“In honor of Ray, please get vaccinated if you have not, in an effort to free up resources for non COVID related emergencies,” the obit said. “Due to COVID 19, CRMC emergency staff contacted 43 hospitals in 3 states in search of a Cardiac ICU bed and finally located one in Meridian, MS. He would not want any other family to go through what his did.”

DeMonia is survived by his wife, daughter, grandson, and other family members.

The Alabama Hospital Association says state hospitals still short of ICU beds. On Sunday, the AHA website said the state had 1,530 staffed ICU beds to accommodate 1,541 ICU patients.

The AHA said 83% of COVID patients in ICU had not been vaccinated against COVID, 4% were partially vaccinated, and 13% were fully vaccinated.

Alabama trails other states in vaccination rates. Newsweek, citing CDC data, said 53.7% of people in Alabama were fully vaccinated. In comparison, 53.8% of all Americans nationally are fully vaccinated.

Half the Residents in 26 States Fully Vaccinated

Sept. 12, 11:40 a.m. 

Across the U.S., 26 states have fully vaccinated at least half of their residents against COVID-19, according to the latest CDC tally updated Saturday.

Three states — Connecticut, Massachusetts, and Vermont — have fully vaccinated at least two-thirds of their population. They’re also among the states with the lowest rates of new cases per capita during the past week.

Overall, the U.S. has fully vaccinated nearly 54% of the population, with about 74% of ages 12 and older having received at least one dose.

Although the percentage of unvaccinated people is becoming a diminishing minority, hospitals across the country are still feeling the strain as beds fill up with patients who haven’t yet received their shots, according to CNN.

In Colorado, for instance, 75% of eligible residents have received at least one dose, and the state has one of the nation’s lowest COVID-19 case rates, CNN reported. Gov. Jared Polis called the milestone an “important accomplishment” but added that 25% of eligible residents still need to get a shot to help “end this pandemic.”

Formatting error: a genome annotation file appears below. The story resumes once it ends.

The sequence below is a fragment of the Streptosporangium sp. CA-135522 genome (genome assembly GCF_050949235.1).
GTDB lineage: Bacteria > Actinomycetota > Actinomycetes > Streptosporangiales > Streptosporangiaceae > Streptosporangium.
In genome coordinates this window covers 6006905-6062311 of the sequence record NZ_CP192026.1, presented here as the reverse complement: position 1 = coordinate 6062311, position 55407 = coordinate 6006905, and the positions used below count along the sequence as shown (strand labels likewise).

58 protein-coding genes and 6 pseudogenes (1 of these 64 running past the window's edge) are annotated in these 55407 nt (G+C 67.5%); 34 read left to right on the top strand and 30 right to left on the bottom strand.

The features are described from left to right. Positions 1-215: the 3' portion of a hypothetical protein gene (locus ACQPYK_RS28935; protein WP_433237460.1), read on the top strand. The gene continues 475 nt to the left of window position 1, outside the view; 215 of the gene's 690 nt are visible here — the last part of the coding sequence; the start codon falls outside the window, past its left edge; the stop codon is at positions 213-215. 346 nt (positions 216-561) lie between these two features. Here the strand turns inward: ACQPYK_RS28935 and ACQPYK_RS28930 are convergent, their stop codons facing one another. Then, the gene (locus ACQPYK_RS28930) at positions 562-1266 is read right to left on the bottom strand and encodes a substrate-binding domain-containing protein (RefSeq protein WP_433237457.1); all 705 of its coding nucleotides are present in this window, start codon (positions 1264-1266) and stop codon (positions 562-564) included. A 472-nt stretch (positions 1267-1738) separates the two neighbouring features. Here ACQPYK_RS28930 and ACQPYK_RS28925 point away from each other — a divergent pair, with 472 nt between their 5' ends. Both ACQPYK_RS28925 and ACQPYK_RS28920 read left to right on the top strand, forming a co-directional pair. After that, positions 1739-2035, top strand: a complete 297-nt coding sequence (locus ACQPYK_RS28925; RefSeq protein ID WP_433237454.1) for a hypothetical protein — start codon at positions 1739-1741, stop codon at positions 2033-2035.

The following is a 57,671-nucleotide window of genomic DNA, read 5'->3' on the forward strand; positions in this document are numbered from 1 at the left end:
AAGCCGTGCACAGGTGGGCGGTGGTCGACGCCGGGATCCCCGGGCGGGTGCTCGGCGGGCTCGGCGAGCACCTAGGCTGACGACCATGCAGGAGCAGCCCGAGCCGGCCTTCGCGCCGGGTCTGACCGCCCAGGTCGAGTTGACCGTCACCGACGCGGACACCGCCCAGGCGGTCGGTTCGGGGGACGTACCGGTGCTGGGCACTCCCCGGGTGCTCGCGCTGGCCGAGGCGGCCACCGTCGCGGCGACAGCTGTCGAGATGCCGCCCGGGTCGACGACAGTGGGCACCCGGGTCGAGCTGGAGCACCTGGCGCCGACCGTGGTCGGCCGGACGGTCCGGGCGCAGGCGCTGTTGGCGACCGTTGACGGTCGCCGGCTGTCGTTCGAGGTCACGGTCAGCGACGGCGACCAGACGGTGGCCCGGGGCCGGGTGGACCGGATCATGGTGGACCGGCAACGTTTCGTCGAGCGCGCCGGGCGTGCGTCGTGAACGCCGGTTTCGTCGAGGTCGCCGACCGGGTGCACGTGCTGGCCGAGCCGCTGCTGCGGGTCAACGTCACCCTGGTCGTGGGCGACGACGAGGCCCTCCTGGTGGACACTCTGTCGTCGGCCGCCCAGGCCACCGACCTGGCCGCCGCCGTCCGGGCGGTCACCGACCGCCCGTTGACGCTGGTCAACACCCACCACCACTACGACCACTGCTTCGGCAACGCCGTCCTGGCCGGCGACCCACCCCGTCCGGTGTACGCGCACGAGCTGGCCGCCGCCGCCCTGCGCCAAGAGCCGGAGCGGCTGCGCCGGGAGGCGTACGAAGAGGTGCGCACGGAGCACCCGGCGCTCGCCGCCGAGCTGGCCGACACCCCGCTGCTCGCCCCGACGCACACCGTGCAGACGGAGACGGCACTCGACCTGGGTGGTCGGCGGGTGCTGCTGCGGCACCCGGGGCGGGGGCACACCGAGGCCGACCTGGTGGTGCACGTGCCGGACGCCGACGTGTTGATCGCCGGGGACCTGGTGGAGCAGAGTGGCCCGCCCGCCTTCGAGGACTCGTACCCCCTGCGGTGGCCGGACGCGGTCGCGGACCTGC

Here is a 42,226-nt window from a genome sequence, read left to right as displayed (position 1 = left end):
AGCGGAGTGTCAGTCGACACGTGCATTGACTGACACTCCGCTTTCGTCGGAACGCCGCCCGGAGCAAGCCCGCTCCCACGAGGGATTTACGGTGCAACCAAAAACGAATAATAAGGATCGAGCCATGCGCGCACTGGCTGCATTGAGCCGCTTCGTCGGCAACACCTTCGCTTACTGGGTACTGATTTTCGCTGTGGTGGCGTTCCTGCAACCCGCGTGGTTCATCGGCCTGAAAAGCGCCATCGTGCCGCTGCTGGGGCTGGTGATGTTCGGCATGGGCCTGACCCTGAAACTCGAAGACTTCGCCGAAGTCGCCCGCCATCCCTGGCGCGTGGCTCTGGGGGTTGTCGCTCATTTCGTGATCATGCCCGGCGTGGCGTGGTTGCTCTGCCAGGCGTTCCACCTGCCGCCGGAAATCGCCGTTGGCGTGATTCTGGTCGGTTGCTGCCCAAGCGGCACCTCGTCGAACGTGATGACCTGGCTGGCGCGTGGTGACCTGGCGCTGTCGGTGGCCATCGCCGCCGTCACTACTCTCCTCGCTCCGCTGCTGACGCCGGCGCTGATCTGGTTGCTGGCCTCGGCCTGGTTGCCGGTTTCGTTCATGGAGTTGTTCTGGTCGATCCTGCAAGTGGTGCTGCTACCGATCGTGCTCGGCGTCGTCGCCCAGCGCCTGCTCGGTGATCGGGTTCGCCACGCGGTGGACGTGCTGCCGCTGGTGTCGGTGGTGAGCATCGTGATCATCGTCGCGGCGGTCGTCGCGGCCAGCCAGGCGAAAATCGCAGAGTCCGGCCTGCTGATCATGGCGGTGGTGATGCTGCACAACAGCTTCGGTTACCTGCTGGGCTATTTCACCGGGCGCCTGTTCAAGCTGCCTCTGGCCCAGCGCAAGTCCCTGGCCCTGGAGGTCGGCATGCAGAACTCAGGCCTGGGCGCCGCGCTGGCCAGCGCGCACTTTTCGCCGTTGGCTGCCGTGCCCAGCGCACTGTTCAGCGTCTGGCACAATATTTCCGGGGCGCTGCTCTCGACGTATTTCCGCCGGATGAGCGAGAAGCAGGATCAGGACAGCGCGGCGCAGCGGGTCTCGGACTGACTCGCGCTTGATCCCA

“We actually have the lowest ICU available rate that we’ve had since the start of this crisis, in part due to the unvaccinated with COVID,” he said Friday. “Some hospitals are reaching very close to their capacity limits. And that wouldn’t be happening if people were vaccinated.”

Unvaccinated people are 11 times more likely to die from COVID-19 compared to those who are fully vaccinated, according to a new CDC study released Friday.

“Looking at the cases over the past two months when the Delta was the predominant variant circulating in this country, those who were unvaccinated were about 4.5 times more likely to get COVID-19, over 10 times more likely to be hospitalized and 11 times more likely to die from the disease,” Rochelle Walensky, the CDC director, said during a news briefing Friday.

In addition, the study showed that breakthrough cases have increased due to the contagious Delta variant, with vaccinated people accounting for 18% of new cases. Overall, breakthrough infections were mild, and vaccines protected people against severe disease and hospitalization.

At the same time, vaccine effectiveness against hospitalization appears to be waning in older adults. The efficacy rate for ages 65 and older is about 80%, according to another CDC study released Friday.

The study results arrive in time for FDA and CDC advisers to debate the need for booster shots later this week. Pfizer is expected to win FDA approval for a third dose, with the Biden administration’s plan to roll out booster shots nationwide scheduled to start during the week of Sept. 20, according to CBS News.

Federal health officials also hope to approve booster shots for Moderna and Johnson & Johnson vaccines in the coming weeks, CBS News reported, as soon as the companies submit additional data for review.

How many people have been diagnosed with the virus worldwide, and how many have died?

According to Johns Hopkins University, there are more than 228.32 million cases and more than 4.68 million deaths worldwide.

How many cases of COVID-19 are in the United States?

There are more than 42.05 million cases in the U.S. of COVID-19 and more than 673,480 deaths, according Johns Hopkins University.

WebMD Health News